Subject(s)
Animals, Wild/virology , Communicable Diseases, Emerging/transmission , Coronavirus Infections/transmission , Disease Outbreaks/prevention & control , Pneumonia, Viral/transmission , Rural Population , Virus Diseases/transmission , Zoonoses/transmission , Adolescent , Adult , Animals , Betacoronavirus , COVID-19 , China/epidemiology , Communicable Diseases, Emerging/epidemiology , Communicable Diseases, Emerging/virology , Coronavirus Infections/epidemiology , Coronavirus Infections/prevention & control , Female , Health Knowledge, Attitudes, Practice , Humans , Interviews as Topic , Male , Middle Aged , Pneumonia, Viral/epidemiology , Pneumonia, Viral/prevention & control , Qualitative Research , Risk Factors , SARS-CoV-2 , Severe Acute Respiratory Syndrome , Virus Diseases/epidemiology , Young Adult , Zoonoses/epidemiology , Zoonoses/virology
3.
Chin J Integr Med ; 27(4): 245-251, 2021 Apr.
Article in English | MEDLINE | ID: covidwho-1061046

ABSTRACT

OBJECTIVE: To observe the changes of symptoms, Chinese medicine (CM) syndrome, and lung inflammation absorption during convalescence in patients with coronavirus disease 2019 (COVID-19) who had not totally recovered after hospital discharge and whether CM could promote the improvement process. METHODS: This study was designed as a prospective cohort and nested case-control study. A total of 96 eligible patients with COVID-19 in convalescence were enrolled from Beijing Youan Hospital and Beijing Huimin Hospital and followed up from the hospital discharged day. Patients were divided into the CM (64 cases) and the control groups (32 cases) based on the treatment with or without CM and followed up at 14, 28, 56, and 84 days after discharge. In the CM group, patients received the 28-day CM treatment according to two types of CM syndrome. Improvements in clinical symptoms, CM syndrome, and absorption of lung inflammation were observed. RESULTS: All the 96 patients completed the 84-day follow-up from January 21 to March 28, 2020. By the 84th day of follow-up, respiratory symptoms were less than 5%. There was no significant difference in the improvement rates of symptoms, including fatigue, sputum, cough, dry throat, thirst, and upset, between the two groups (P>0.05). Totally 82 patients (85.42%) showed complete lung inflammation absorption at the 84-day follow-up. On day 14, the CM group had a significantly higher absorption rate than the control group (P<0.05) and the relative risk of absorption for CM vs. control group was 3.029 (95% confidence interval: 1.026-8.940). The proportions of CM syndrome types changed with time prolonging: the proportion of the pathogen residue syndrome gradually decreased, and the proportion of both qi and yin deficiency syndrome gradually increased. CONCLUSIONS: Patients with COVID-19 in convalescence had symptoms and lung inflammation after hospital discharge and recovered with time prolonging. CM could improve lung inflammation for early recovery. The types of CM syndrome can be transformed with time prolonging. (Registration No. ChiCTR2000029430).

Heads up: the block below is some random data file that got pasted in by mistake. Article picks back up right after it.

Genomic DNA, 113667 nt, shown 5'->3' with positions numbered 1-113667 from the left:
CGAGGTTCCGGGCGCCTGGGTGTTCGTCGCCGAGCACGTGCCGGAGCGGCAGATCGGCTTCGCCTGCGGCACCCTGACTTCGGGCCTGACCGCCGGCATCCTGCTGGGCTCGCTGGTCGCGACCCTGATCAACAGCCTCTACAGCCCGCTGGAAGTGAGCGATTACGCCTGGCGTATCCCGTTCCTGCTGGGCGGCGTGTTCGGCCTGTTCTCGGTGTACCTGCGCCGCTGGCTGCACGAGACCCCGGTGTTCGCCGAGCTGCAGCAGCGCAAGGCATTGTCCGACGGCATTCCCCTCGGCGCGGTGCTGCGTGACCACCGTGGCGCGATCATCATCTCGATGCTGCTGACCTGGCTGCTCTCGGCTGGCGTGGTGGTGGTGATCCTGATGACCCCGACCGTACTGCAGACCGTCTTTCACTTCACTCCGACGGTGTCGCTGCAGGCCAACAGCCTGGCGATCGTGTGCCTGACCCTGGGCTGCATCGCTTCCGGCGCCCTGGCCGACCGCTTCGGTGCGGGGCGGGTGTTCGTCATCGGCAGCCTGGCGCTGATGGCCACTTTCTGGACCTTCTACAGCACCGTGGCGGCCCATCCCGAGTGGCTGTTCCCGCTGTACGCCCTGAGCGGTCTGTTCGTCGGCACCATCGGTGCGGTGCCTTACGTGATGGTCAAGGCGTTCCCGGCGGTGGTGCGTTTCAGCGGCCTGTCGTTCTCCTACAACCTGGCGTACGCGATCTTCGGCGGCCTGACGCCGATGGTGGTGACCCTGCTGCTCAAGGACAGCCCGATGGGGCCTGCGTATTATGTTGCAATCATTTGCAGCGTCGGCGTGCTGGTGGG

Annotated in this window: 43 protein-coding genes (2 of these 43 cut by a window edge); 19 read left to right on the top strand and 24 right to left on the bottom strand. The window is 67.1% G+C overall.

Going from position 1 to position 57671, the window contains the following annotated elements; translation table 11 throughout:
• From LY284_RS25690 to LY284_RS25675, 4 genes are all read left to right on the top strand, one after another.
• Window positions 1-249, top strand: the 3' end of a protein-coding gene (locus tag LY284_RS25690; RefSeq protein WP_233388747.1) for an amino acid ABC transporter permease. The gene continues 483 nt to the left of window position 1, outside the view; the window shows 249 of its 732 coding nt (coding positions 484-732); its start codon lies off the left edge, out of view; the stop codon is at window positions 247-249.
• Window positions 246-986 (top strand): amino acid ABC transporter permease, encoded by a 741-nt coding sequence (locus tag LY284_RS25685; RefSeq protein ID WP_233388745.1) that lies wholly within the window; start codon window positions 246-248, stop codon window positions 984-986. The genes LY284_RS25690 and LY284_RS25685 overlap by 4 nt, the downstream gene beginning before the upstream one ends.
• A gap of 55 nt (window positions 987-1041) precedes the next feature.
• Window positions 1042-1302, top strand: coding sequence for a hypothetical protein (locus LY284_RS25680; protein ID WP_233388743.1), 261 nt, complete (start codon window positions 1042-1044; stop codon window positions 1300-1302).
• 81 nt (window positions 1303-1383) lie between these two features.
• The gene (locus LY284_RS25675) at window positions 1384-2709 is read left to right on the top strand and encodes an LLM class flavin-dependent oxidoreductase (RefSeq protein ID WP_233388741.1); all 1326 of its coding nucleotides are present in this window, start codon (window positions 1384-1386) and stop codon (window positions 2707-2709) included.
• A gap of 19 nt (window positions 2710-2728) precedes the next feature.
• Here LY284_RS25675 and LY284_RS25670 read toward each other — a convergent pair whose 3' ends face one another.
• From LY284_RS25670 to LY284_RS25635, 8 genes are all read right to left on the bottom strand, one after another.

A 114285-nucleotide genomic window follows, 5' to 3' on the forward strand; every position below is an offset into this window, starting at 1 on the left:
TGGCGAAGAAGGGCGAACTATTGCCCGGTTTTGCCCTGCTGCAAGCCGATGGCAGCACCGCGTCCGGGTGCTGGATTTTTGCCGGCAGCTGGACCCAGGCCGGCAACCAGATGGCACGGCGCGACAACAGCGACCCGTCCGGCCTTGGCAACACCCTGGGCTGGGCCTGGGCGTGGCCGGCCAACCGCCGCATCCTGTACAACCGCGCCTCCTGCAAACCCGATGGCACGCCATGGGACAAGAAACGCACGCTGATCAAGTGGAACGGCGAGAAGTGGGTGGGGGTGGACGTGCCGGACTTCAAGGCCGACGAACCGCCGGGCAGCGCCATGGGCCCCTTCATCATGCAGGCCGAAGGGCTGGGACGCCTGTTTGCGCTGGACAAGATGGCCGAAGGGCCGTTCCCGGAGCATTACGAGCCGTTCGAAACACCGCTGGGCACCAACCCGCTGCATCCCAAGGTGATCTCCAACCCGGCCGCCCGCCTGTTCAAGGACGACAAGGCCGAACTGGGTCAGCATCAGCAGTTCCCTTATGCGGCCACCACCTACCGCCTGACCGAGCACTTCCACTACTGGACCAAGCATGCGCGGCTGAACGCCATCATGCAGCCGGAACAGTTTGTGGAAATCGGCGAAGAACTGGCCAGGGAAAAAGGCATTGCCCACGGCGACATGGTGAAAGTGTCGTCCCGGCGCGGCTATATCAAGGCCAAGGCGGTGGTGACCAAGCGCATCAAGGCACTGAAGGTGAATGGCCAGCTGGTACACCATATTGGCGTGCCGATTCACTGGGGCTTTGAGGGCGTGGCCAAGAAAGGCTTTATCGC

Subject(s)
COVID-19/drug therapy , Medicine, Chinese Traditional , Pneumonia/drug therapy , SARS-CoV-2 , Adult , Aged , Case-Control Studies , Convalescence , Female , Follow-Up Studies , Humans , Male , Middle Aged , Patient Discharge , Pneumonia/diagnostic imaging , Prospective Studies